BASF stuck to its outlook of higher operating earnings this year, predicting that the resumption of its oil production in Libya would help to offset a likely decline in profit at its core chemicals business.
The world's largest chemicals maker by sales, whose products range from catalytic converters and car coatings to insulation foams, said it was suffering as a result of a slowdown in China, its main growth market, and a slight decline in sales and volumes in debt-laden Europe.
Before last year's armed conflict in Libya, BASF's oil and gas unit was the second-largest foreign oil company in the North African country after Italy's ENI.
After some setbacks in ramping up production there in the first quarter, BASF managed to continuously produce crude oil in Libya throughout the second quarter, it said.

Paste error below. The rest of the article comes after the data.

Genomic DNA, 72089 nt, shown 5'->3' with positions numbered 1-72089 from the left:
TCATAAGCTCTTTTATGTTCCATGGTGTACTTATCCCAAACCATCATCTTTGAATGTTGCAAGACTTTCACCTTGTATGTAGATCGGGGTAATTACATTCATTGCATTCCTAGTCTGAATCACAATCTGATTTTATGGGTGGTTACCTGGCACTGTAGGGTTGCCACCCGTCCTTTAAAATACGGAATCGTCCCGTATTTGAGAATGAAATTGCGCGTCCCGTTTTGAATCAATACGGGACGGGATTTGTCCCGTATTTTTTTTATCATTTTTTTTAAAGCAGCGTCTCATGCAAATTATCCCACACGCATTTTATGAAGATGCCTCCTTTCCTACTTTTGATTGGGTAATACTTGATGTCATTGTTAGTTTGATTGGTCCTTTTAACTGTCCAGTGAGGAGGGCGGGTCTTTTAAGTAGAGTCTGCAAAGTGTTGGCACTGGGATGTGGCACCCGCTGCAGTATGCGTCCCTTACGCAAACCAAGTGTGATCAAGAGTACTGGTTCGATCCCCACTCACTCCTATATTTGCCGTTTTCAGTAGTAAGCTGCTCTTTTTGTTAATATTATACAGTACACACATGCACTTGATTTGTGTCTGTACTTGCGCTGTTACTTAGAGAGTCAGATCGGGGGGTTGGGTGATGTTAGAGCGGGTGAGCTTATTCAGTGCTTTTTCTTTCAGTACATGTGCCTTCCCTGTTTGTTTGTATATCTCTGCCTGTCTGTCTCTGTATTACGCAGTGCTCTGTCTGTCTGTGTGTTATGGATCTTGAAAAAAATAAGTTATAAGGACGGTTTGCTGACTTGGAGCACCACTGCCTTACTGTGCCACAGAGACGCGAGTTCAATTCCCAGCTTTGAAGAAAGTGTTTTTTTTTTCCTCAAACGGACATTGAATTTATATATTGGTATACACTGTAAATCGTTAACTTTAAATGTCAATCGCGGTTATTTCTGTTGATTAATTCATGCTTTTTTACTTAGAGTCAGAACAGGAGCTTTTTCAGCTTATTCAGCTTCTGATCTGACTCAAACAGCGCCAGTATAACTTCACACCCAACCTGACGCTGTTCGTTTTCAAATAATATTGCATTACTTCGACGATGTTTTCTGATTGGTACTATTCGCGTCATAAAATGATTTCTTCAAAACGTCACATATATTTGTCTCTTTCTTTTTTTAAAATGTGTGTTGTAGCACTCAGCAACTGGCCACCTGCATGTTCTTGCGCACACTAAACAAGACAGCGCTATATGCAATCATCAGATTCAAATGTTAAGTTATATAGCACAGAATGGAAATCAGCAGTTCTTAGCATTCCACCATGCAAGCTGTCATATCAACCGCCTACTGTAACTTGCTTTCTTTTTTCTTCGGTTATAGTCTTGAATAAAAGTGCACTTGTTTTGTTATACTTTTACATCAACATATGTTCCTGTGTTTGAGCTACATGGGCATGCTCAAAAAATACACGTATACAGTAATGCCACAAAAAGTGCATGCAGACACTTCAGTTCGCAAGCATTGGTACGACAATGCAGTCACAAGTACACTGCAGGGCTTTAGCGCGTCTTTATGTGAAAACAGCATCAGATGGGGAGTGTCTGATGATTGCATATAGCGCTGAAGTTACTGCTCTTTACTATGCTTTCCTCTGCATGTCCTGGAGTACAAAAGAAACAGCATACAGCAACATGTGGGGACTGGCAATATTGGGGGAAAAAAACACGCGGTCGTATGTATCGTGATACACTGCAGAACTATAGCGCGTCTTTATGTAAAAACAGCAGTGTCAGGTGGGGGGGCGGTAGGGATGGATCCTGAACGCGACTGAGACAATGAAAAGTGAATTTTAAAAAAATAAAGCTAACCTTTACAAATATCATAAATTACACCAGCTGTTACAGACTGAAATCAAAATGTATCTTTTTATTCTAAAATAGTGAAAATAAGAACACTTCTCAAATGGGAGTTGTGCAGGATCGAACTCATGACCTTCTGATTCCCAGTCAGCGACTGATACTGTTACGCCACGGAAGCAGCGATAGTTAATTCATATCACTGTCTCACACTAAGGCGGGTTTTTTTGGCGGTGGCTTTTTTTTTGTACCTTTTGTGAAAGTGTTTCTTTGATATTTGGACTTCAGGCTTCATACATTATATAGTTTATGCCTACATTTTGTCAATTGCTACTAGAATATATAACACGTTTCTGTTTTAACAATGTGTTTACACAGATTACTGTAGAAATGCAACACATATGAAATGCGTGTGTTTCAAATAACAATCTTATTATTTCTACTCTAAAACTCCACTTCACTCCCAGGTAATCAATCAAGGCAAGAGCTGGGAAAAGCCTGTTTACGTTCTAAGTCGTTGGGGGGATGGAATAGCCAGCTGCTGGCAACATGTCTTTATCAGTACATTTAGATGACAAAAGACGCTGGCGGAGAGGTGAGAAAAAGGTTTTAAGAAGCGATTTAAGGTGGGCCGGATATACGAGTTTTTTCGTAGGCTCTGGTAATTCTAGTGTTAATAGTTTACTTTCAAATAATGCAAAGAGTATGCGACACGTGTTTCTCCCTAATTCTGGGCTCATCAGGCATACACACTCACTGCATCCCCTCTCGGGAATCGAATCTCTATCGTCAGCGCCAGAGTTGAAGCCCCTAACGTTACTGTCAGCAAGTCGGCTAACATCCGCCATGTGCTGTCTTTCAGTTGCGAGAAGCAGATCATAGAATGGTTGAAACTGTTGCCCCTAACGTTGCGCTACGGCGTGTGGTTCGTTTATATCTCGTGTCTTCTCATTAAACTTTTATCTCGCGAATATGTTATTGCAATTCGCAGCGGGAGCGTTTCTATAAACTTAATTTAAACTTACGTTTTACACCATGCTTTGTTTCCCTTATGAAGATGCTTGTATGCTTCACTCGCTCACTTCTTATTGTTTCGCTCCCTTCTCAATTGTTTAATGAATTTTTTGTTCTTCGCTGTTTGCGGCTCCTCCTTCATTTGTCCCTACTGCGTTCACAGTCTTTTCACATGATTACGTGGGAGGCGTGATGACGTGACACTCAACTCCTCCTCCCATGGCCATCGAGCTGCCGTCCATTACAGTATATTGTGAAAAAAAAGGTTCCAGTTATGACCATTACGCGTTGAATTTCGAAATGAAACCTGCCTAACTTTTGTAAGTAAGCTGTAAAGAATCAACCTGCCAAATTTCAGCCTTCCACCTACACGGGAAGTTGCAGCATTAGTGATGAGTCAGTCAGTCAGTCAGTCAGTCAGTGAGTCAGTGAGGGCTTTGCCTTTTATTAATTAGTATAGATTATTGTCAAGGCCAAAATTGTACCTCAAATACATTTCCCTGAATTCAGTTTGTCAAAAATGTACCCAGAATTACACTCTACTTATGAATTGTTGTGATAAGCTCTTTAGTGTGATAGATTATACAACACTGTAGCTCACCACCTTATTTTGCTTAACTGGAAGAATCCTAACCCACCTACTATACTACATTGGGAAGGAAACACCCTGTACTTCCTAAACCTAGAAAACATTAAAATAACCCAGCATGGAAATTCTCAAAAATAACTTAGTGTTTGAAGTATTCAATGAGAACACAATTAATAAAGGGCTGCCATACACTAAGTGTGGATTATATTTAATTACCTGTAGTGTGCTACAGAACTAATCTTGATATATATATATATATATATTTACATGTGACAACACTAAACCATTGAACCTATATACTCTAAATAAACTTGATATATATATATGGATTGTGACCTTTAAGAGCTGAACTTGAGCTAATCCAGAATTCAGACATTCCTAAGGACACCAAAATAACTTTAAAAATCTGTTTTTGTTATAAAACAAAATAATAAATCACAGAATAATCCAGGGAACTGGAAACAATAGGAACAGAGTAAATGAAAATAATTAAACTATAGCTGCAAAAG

Output is now at 80,000 barrels per day, and only bottlenecks in the country's pipeline infrastructure are keeping BASF from churning out its maximum capacity of 100,000 barrels.
The group also said it still expected group sales to rise this year even as sales volumes in most of its chemicals and plastics businesses declined in the second quarter.
BASF's earnings before interest and tax (EBIT), adjusted for one-off items, rose by more than 11 percent to 2.5 billion euros ($3.03 billion), surpassing the 2.3 billion euro average estimate in a Reuters poll of analysts.
U.S. peer DuPont said this week it expected 2012 earnings to come in at the bottom of its prior forecast range, due in part to economic uncertainty around the globe.